Usually by the time December begins Christmas decorations are up, holiday music is blasting, and pumpkin spice is in the air. But as the culture prepares for the holiday, I invite you to do something counter-cultural: to read the ancient collected prophecies of a man named Isaiah. Not only do I want you to read it, I want to run alongside and help you understand and enjoy it (Acts 8:30–31). That is my goal for you in the month of December leading up to Christmas — in twenty-four readings beginning on December 1 and ending on Christmas Eve.
Isaiah tells the boisterous story of international political upheaval — the stunning prequel to Bethlehem. Nothing will deepen your appreciation for the Incarnation, nothing will better help you enjoy Christ, and all that he is for you, if you understand the global setting that anticipated, and demanded, his birth. It’s been called the Fifth Gospel for good reason because along with Matthew, Mark, Luke, and John it’s a book about the Messiah, not merely in his birth, but in the whole of his world. And it’s majestic. It’s the prequel-gospel, the first gospel, or the gospel before the first gospel, because it serves as a forerunner to the biographies of Christ.
Ever since George Frideric Handel’s famous oratorio Messiah took its rightful place as the musical theme of Christmas the holiday season has been a good time to reflect on the full redemptive story-line of Scripture. Handel’s work builds from seventeen key citations drawn from across the prophetic book. Soaring texts like Isaiah 7:14; 9:2, 9:6; 35:5–6; 40:1–5, 40:9, 40:11; 50:6; 53:3–8; 60:1–3. He left no great Christmas text behind. But those texts are set within a bigger context we shouldn’t ignore.
But any reader soon finds out that the book of Isaiah, like the incarnation of Christ itself, is rather dark and gritty compared to the holiday season we experience each year. Our Christmases are clean and too easily reduced to fresh pine trees cut and domesticated, boxes wrapped in shiny foil, and mass production frosted cookies in the kitchen. The true reason for the birth of Christ is borne of global need and widespread desperation. Christ arrived from sheer human necessity, based on the dominant political powers and the resulting pains of the world. Isaiah offers us all the reasons to explain the story.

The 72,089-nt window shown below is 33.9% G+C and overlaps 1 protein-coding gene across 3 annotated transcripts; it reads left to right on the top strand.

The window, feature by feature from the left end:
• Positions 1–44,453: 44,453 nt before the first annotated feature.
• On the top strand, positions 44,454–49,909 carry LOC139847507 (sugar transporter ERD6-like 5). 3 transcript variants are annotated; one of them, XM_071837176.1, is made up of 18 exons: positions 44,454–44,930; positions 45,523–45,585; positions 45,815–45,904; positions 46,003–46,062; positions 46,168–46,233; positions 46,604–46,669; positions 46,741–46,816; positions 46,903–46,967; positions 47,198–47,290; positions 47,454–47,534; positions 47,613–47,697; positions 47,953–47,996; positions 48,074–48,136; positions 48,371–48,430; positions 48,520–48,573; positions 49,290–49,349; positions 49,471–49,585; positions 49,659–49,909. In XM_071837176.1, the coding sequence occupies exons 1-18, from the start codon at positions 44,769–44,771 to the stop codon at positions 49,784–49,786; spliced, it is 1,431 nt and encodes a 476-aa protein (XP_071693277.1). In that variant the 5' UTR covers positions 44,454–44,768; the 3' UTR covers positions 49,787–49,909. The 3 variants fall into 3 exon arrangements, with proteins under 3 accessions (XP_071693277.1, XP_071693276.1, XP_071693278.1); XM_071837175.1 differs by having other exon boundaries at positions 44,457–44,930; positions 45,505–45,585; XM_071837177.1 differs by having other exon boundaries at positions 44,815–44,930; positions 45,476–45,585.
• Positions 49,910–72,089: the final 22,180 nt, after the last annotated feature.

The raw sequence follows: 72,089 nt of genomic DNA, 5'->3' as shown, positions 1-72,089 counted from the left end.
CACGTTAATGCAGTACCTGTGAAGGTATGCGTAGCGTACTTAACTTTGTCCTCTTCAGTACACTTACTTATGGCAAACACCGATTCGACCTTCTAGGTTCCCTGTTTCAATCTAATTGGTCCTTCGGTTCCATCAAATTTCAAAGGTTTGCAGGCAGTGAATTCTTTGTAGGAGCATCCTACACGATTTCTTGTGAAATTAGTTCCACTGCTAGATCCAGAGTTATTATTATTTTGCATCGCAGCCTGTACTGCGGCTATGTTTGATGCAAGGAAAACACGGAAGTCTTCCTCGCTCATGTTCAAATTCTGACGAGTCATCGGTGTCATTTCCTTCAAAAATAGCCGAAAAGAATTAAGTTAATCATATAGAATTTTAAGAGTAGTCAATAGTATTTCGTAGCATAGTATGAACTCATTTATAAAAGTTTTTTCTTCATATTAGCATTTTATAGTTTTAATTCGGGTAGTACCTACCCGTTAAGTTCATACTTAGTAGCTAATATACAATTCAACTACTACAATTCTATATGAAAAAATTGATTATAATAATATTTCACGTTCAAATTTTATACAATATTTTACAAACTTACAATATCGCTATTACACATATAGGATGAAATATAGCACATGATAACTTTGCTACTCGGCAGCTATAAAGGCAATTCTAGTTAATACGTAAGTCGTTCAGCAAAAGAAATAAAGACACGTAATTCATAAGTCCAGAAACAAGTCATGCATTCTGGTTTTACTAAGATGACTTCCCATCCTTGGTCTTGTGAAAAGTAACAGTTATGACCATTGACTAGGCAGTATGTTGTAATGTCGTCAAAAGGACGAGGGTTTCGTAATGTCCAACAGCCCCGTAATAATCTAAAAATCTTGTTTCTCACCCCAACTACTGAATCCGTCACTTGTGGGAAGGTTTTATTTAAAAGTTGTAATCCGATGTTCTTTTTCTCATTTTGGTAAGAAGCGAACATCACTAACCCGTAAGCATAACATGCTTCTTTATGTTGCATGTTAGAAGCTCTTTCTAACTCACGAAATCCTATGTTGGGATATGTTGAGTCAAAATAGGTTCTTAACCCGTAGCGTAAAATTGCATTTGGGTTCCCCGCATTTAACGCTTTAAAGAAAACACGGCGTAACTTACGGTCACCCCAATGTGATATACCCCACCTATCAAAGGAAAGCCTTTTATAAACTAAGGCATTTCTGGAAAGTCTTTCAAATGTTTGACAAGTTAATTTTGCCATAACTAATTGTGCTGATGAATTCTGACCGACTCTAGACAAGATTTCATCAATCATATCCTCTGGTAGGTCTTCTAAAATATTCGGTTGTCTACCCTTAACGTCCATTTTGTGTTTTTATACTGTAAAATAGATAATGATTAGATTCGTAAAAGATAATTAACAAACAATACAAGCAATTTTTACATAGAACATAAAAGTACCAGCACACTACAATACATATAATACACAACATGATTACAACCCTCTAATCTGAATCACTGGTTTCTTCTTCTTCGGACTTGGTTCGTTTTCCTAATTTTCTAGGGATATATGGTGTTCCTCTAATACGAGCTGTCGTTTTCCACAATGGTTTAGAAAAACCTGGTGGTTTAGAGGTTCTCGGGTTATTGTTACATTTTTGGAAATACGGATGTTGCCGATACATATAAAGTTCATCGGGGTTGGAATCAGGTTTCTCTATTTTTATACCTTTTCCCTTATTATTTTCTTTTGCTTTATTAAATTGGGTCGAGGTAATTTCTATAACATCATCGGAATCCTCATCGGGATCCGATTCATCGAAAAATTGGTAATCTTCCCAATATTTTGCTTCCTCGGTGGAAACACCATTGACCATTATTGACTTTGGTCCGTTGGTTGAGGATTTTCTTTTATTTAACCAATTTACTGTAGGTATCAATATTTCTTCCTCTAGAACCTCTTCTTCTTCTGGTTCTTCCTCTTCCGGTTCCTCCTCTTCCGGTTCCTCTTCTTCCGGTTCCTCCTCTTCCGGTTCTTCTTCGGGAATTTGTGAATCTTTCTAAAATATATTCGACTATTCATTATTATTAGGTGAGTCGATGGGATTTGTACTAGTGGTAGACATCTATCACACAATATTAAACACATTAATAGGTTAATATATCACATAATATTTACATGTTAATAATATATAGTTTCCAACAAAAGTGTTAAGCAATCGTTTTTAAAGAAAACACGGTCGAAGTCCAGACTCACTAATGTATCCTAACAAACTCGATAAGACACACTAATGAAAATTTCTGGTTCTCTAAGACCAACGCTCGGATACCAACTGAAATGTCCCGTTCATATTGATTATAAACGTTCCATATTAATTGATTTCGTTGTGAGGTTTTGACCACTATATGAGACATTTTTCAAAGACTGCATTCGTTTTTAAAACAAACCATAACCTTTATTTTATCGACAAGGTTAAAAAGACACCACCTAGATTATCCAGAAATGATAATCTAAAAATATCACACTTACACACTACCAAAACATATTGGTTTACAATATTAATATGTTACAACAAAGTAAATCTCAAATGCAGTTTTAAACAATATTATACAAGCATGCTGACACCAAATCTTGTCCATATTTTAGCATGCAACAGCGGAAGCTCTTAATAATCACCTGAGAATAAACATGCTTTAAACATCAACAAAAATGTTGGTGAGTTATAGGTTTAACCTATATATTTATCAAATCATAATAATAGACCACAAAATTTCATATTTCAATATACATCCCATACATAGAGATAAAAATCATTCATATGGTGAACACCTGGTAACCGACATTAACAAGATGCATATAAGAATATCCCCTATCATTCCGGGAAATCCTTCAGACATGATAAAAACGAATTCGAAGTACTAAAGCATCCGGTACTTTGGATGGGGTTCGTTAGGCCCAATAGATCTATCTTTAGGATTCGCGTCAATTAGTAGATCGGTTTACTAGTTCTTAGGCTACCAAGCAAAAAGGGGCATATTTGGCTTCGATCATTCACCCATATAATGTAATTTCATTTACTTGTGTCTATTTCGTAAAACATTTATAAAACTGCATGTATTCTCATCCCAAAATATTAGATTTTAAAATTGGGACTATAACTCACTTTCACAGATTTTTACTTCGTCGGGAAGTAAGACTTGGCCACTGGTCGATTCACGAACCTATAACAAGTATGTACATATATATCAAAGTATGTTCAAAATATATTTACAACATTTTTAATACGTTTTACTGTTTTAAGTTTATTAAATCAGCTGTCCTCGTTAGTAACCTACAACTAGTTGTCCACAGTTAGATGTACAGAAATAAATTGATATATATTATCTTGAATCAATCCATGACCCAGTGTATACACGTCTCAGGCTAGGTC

A Christ-centered reading of Isaiah is problematic, too. We can too prematurely read Isaiah in light of what we know about Christ and miss the urgency of the prophet’s hope and global expectation. Indeed what Isaiah sees is a threefold need which must be remedied by a threefold promise. As scholars have pointed out, Isaiah’s visions for the future redemption of the world calls for three separate individuals: a King, a Servant, and a Prophet.
“Isaiah does not envision only one lead agent,” Andrew Abernethy writes, “instead, there are at least three distinct lead agents whom God will use in each of the major sections of the book: (1) the Davidic ruler (1–39), (2) the servant of the Lord (40–55), and (3) God’s messenger (56–66). While Christians profess that Jesus ultimately embodies what the book of Isaiah envisions for these lead agents, I am not certain that these agents are necessarily understood to be the same individual throughout Isaiah.”
What I uniquely offer is a way of approaching these themes in the season of Advent that covers the entire prophecy of Isaiah.
In the end, we will learn to postpone the urge to merge this trio of figures together in Christ until the end of the book. What we see is the urgent need for God to send three men, a threefold anticipation manifesting in three very distinct parts. Only as we approach Christmas will we begin to assemble these three anointed characters together.
This is my fourth consecutive Advent leading readers through Isaiah online. I hope you can join us by following the hashtag #IsaiahChristmas. Here’s the reading schedule (PDF). Download and print it. And join us on Twitter.